Sundstrom watched me chew and nodded gravely. "You go to clubs and restaurants around here, and what do you get? Steaks, burgers, chicken, and chops. Once in a while a Friday night fish fry. I'll tell you something, my friend. Fish is good for you. What we got here are very rich in 3-Omega fatty acids. You know what I'm saying? You reduce cholesterol, lower your triglycerides and you live a long time. I mean, let me ask you—you ever see an Eskimo keel over from a heart attack?" He chuckled. "And that's the point. Way things are these days, I'd rather eat some mackerel, a little tofu, some rice, and now and then a little eel or octopus. To hell with tacos, pal." He chuckled, then excused himself, rushing to the door to greet Merle and Meryl Oftedahl, two long-time Warby residents, who had come by after participating in a polka dancing competition over at Pillager.
Merle was holding a large plaque above his head. "Second place," he shouted. "Me and the missus took second place." The Oftedahls were in uniform: blue slacks and white shirt for Merle. Blue skirt and white blouse for his wife. Both wore red blazers decorated with patches signifying excellence in old-time Terpsichore.
Meryl Oftedahl was at least 65, several years younger than her husband. Except for her trifocals, and white hair puffed into a bouffant, she had changed little over the years. "Gimme a brandy and Seven," she hollered.
"Oh, forget that," said a smiling Gunnar Sundstrom. "A little warm saki would be better, and let me bring you some of our nice futo maki. We got this giant clam here too, you might like. Otherwise, I can have Bessie bring you some tuna. Very good today, the tuna."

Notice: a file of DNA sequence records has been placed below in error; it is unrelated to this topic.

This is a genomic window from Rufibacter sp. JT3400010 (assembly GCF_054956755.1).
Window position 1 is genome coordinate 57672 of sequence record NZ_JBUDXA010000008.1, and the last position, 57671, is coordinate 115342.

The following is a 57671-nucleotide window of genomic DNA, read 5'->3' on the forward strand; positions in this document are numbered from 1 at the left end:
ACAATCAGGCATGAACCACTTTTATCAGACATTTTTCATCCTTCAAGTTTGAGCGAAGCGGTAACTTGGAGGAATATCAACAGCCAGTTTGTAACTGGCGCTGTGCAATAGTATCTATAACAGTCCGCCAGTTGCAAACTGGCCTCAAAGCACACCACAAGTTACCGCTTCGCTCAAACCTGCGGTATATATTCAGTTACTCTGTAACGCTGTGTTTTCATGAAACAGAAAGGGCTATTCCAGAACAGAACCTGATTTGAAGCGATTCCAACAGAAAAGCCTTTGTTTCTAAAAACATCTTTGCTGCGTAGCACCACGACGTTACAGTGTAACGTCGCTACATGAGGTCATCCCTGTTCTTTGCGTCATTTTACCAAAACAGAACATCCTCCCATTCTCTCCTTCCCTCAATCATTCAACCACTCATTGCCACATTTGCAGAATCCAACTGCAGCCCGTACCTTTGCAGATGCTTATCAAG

Meryl seemed disappointed, but said maybe she'd drink a Molson. Merle passed around the plaque he and Meryl had won at the Beer Barrel Polkafest. "Hey, it was terrific this year," he shouted, an unlighted cigarette bobbing between his lips. "We just glided over that floor like nobody's business." He wiped his glasses and looked around. "Old Gunnar got himself a nice little establishment here," he said, settling into a booth. "But between you and me, I sorta miss the old Buckhorn."
"I tell you, I miss it too," said Sundstrom, extending a lighter toward Merle's cigarette. "But," he said, turning to gaze at the customers in his new enterprise, "the Buckhorn is history. You can't stop progress." He rested his hand on Merle's shoulder. "Hey, buddy, I'll have the girls bring you and the lovely missus a nice platter of nori maki, on the house. Celebrate," he said, clasping Merle's hand, beaming into Merle's unsmiling face. "Enjoy. Hey, are we gonna party, or what?"